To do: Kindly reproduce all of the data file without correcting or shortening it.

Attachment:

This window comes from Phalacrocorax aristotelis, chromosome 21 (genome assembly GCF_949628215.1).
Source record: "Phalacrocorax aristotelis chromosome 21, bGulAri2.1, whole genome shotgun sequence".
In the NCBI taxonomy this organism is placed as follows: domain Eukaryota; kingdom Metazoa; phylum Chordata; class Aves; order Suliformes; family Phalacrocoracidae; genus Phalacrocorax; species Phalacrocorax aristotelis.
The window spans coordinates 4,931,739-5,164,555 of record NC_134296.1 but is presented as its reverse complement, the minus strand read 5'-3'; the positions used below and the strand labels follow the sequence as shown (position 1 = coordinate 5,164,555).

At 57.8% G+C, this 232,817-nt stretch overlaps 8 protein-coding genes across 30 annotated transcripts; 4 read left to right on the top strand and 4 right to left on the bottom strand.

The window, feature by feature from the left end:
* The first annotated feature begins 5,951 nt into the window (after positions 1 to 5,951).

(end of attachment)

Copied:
This window comes from Phalacrocorax aristotelis, chromosome 21 (genome assembly GCF_949628215.1).
Source record: "Phalacrocorax aristotelis chromosome 21, bGulAri2.1, whole genome shotgun sequence".
In the NCBI taxonomy this organism is placed as follows: domain Eukaryota; kingdom Metazoa; phylum Chordata; class Aves; order Suliformes; family Phalacrocoracidae; genus Phalacrocorax; species Phalacrocorax aristotelis.
The window spans coordinates 4,931,739-5,164,555 of record NC_134296.1 but is presented as its reverse complement, the minus strand read 5'-3'; the positions used below and the strand labels follow the sequence as shown (position 1 = coordinate 5,164,555).

At 57.8% G+C, this 232,817-nt stretch overlaps 8 protein-coding genes across 30 annotated transcripts; 4 read left to right on the top strand and 4 right to left on the bottom strand.

The window, feature by feature from the left end:
* The first annotated feature begins 5,951 nt into the window (after positions 1 to 5,951).